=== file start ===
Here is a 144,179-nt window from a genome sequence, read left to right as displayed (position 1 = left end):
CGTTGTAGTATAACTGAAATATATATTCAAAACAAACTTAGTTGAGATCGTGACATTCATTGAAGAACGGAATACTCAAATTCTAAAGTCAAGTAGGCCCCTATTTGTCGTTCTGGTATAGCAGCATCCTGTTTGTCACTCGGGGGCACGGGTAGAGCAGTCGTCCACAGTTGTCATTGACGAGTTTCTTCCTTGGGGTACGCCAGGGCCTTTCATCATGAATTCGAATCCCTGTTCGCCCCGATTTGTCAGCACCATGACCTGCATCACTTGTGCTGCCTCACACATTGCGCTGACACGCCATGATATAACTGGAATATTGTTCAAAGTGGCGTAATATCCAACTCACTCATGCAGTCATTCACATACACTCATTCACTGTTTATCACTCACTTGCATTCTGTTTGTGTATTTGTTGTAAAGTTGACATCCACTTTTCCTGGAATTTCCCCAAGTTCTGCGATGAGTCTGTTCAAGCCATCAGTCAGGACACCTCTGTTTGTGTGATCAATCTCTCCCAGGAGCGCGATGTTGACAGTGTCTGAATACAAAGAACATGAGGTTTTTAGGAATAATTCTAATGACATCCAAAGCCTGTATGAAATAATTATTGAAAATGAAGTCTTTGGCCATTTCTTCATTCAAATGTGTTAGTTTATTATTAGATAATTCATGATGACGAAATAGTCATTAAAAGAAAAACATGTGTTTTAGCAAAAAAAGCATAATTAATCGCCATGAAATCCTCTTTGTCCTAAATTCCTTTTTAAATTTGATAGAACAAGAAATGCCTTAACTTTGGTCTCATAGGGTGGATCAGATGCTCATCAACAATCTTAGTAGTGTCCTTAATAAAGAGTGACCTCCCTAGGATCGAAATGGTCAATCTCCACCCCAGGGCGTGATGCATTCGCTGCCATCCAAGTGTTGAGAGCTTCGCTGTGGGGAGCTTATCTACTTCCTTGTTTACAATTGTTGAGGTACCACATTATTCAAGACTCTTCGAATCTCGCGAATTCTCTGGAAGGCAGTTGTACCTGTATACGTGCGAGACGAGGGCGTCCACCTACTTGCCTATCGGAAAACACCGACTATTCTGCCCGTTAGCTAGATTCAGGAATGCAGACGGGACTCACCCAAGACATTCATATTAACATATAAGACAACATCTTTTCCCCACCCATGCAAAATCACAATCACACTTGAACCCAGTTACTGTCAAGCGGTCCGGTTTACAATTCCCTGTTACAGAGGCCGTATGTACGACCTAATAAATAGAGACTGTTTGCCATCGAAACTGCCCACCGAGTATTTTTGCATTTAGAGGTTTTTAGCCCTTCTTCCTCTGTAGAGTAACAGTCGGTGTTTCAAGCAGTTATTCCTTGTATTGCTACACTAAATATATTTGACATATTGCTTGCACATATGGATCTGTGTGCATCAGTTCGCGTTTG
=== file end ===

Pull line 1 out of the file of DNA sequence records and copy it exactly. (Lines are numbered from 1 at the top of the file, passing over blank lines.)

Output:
Here is a 144,179-nt window from a genome sequence, read left to right as displayed (position 1 = left end):